Russian ambassador to Britain Alexander Yakovenko’s used an image from a US comedy to illustrate what was meant to be a serious point. Photo: Russian embassy to the UKAssad flies to Moscow to meet Russia’s Vladimir Putin
Has Vladimir Putin’s government finally gone so far in pressing its case to the world, that it’s taking on imaginary characters?
On Wednesday morning, Russia’s ambassador to Britain, Alexander Yakovenko, posted a message on his personal Twitter account that sought to criticise US ultimatums given to Iraq about Russian involvement in the country.
Mr Yakovenko’s message included a photograph that showed a bearded man in a turban laughing – an image apparently designed to show an Islamic State terrorist rejoicing. US threatens to stop helping Iraq against ISIL if Baghdad asks Russia for help. The terrorists must be rejoicing pic.twitter老域名/aKDaf1ae7q— Alexander Yakovenko (@Amb_Yakovenko) October 21, 2015
However, as actor and former White House official Kal Penn noted on Twitter, that image does not show a real terrorist. Instead, it features a scene from the 2008 film Harold & Kumar Escape from Guantanamo Bay. The Russian Federation ambassador to the UK tweeted this Harold & Kumar pic with seriousness. I can’t stop laughing. https://t.co/ZsR041AAVJ— Kal Penn (@kalpenn) October 21, 2015
You can see a clip of that moment here. It shows Kumar Patel, an Indian-American character played by Penn, donning a fake beard, wig and turban aboard a plane and making a joke about being a terrorist. In case you are unfamiliar with the Harold & Kumar films, it should be noted that they are often described as “stoner comedies” – ones that revolve around the use of cannabis.
Penn’s mocking tweet has been retweeted hundreds of times in the past few hours. Shortly after it was posted, the official Twitter account of the Russian embassy in London responded, attempting to explain the error. @kalpenn it is rather hard to spot an actual terrorist laughing. Your performance is convincing and therefore fit to illustrate the idea.— Russian Embassy, UK (@RussianEmbassy) October 21, 2015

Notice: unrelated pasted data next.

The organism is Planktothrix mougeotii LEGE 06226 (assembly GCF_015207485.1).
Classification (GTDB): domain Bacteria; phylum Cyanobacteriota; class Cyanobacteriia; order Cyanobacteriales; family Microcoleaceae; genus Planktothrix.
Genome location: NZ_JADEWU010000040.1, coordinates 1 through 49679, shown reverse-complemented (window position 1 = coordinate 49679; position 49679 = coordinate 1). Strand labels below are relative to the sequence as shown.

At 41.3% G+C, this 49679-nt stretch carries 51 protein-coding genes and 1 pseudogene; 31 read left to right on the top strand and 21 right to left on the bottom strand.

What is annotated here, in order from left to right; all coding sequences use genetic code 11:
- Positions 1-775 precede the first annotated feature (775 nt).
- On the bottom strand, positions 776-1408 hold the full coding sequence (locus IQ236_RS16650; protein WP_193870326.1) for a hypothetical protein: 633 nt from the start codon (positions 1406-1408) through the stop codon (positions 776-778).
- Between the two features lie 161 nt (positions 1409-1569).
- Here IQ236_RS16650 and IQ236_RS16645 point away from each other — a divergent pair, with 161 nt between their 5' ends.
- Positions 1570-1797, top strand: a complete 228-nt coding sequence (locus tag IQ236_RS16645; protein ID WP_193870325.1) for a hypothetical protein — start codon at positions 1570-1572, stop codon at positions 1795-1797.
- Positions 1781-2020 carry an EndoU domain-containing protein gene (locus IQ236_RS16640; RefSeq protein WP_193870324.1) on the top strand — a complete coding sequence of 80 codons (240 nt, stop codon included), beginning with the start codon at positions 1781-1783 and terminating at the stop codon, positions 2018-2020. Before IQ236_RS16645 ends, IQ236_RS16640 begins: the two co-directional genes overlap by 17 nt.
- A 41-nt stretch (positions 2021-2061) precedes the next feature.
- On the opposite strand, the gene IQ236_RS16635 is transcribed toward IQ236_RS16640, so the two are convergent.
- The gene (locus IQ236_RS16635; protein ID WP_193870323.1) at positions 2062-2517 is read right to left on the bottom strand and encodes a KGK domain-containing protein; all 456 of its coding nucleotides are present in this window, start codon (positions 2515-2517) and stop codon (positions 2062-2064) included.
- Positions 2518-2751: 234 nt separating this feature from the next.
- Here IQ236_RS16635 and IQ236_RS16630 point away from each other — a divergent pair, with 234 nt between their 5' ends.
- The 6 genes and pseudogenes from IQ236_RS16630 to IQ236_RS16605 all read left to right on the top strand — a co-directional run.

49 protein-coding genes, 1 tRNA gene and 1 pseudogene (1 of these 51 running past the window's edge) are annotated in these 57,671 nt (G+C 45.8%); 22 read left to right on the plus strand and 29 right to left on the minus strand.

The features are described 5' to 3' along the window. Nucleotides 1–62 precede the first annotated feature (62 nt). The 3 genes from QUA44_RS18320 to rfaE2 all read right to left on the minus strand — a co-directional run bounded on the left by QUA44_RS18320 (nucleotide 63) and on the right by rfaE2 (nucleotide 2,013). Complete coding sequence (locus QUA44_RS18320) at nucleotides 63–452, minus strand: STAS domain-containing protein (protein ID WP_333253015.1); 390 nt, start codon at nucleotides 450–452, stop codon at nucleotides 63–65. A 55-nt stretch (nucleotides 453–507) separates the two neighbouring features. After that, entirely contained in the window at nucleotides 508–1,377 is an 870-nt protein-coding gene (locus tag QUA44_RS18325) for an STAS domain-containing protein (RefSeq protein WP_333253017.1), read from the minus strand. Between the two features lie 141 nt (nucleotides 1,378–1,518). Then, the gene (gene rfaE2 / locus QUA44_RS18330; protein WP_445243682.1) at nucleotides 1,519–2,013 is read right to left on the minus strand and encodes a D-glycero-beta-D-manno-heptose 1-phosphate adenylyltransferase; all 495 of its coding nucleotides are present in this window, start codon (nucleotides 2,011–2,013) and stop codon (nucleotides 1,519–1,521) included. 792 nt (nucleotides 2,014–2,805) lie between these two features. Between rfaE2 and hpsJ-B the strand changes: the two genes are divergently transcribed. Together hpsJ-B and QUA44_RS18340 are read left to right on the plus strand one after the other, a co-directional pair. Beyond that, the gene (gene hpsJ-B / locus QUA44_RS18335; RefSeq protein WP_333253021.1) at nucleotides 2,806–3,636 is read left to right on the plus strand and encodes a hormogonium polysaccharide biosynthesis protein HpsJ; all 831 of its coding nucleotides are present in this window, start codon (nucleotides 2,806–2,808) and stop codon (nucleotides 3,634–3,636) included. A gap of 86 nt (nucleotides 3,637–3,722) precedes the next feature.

The image of “Kumar” dressed as a “terrorist” appears to be high in the Google results of searches for “terrorist laughing”, which may explain why Mr Yakovenko included it in his tweet.
It is worth noting that both the Russian embassy in London and Mr Yakovenko have used their Twitter accounts to criticise and mock the West’s policies and its attitude towards Russia – sometimes with a fair amount of success. However, Mr Yakovenko’s accidental use of an image of an Indian American from a stoner comedy to show an IS terrorist is a sign that this online mockery can backfire. [email protected]_Yakovenko thank you, Mr. Ambassador. pic.twitter老域名/Df1d1wSGX4— Kal Penn (@kalpenn) October 21, 2015
Penn highlighted the absurdity of the situation by tweeting an image of Ivan Drago, a character from the film Rocky IV. Drago’s character in the 1985 film is supposed to be from the Soviet Union, but he was, in fact, played by Dolph Lundgren, a Swedish actor.
The Twitter flap comes as Russia maintains it is bombing in Syria to counter IS’s rising power there. Nonetheless, outside analyses show Russia is primarily bombing militants unassociated with IS.
Washington Post with Fairfax Media
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